• Remember many Dutch persons consider eggs as vegetrian dish.
  • Many restaurants serve beans with becon and ham. When ordering make sure that your vegetrian dish contains only vegatbles and becon and/or ham.
  • Tipping is included in your bill. Don't feel obliged to leave a tip, but rounding up the bill is always appreciated in taxis, restaurants, and pubs with table service. Leave a tip if you feel that the service was good. For good service you may want to leave a 10% tip.
Doing Business with the Dutch
  • Staring from the days of the Dutch East India Company (VOC), the Dutch have a long history of doing International trade and are familiar with doing business with foreigners. The Dutch take a long-term perspective when looking at new business and business cooperation. Try to convince your Dutch partners what your company may mean for their business and future growth.
  • The Dutch do business only by appointment. Schedule appointments in advance. It is not correct business practice to cancel or attempt to reschedule a meeting at the last minute.
  • Normal business hours are from 8.30 a.m. to 5.30 p.m. For the Dutch the month of July and August and December are holiday period. They usually take extended holidays during these months.
  • Be on time. Punctuality is important to business. The Dutch place great importance on the efficient use of time.
  • Don’t drop by a colleague's workplace for small talks.
  • Meetings are conducted in the office. They are generally formal, well structured and adhere to the agenda. Business meals are usually a break from a meeting or to celebrate.
  • Dutch organisations are generally flat. Dialogue between management and staff is encouraged and seniors welcome input from subordinates. Equality between genders is encouraged. Women officially have the same opportunities in the work place as men. Don’t be surprised to find a woman as your manager. Yet, natural gender biases still continue, limiting women’s chance of reaching high managerial positions.
  • Initially the Dutch are quite formal. But after first contact the Dutch generally prefer a fairly personal approach addressing on the first name basis. Address your Dutch business partner using formal titles and family names until invited to do otherwise. Colleagues usually use first-names with each other.
  • The Dutch generally maintain a clear separation between their personal and business lives and will not spend a lot of time socialising at meetings or other business discussions. The Dutch do not ask personal questions and will refuse to answer should you try to intrude on their privacy. Personal life is kept separate from business.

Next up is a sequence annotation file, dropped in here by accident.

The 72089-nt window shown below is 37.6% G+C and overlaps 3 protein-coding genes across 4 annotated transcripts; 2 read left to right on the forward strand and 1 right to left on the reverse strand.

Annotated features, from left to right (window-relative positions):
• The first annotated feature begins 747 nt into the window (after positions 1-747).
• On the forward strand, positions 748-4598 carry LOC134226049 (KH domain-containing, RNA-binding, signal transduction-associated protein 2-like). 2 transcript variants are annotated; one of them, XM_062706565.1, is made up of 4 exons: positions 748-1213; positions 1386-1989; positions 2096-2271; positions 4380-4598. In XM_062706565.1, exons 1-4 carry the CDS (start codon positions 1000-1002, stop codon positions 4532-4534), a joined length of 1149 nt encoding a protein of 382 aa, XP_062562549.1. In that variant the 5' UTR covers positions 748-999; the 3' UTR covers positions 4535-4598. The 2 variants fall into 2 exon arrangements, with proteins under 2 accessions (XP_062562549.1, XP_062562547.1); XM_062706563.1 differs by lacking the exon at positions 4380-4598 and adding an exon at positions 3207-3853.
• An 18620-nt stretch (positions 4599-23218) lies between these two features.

• Don’t blow your own horn about your own achievements or inflate your skills. Dutch appreciate modesty.
  • Never ask a Dutch person about his salary
  • Expensive gifts should not be given to your business partners. It may make your business partner uneasy as they feel they have to reciprocate at the same level. Large gifts may also be interpreted as bribery.
  • Facts, statistics and other hard data are greatly valued in Dutch business. The Dutch prefer arguments based on rationality and not on emotions. Business proposals should always be supported by facts and figures.
  • The Dutch are very commercially oriented & would not spend any money on you without a reason.
  • There is a difference between the Netherlands and Holland. The Netherlands is the country. Holland is a name in common usage given to a region in the western part of the Netherlands. Though the name Holland is actually an area which includes only two of the country’s twelve provinces, the name 'Holland' is often informally used to refer to the whole of the country of the Netherlands.
Dutch in general
  • Very often they are moody, don’t get shocked if on some day one of your neighbours, (whom you consider as a good friend and very close too) does not reply to your good morning. He can be occupied in his thoughts with something else or something has happened at home.
  • Dutch are very fond of going on vacation. Many of them get in their caravans and head south to the Alps and the Mediterranean coasts.
  • If you are living in a small community it is considered very peculiar to leave your curtains drawn especially in the living room.
  • In the public transport (bus, tram etc.) seats are reserved for older people(65+) or invalids. The same is the case in parking places for invalid person.
  • The Dutch keep their doors closed both at home and in the workplace. Always knock even when the door is slightly open and wait to be invited in before entering someone’s room.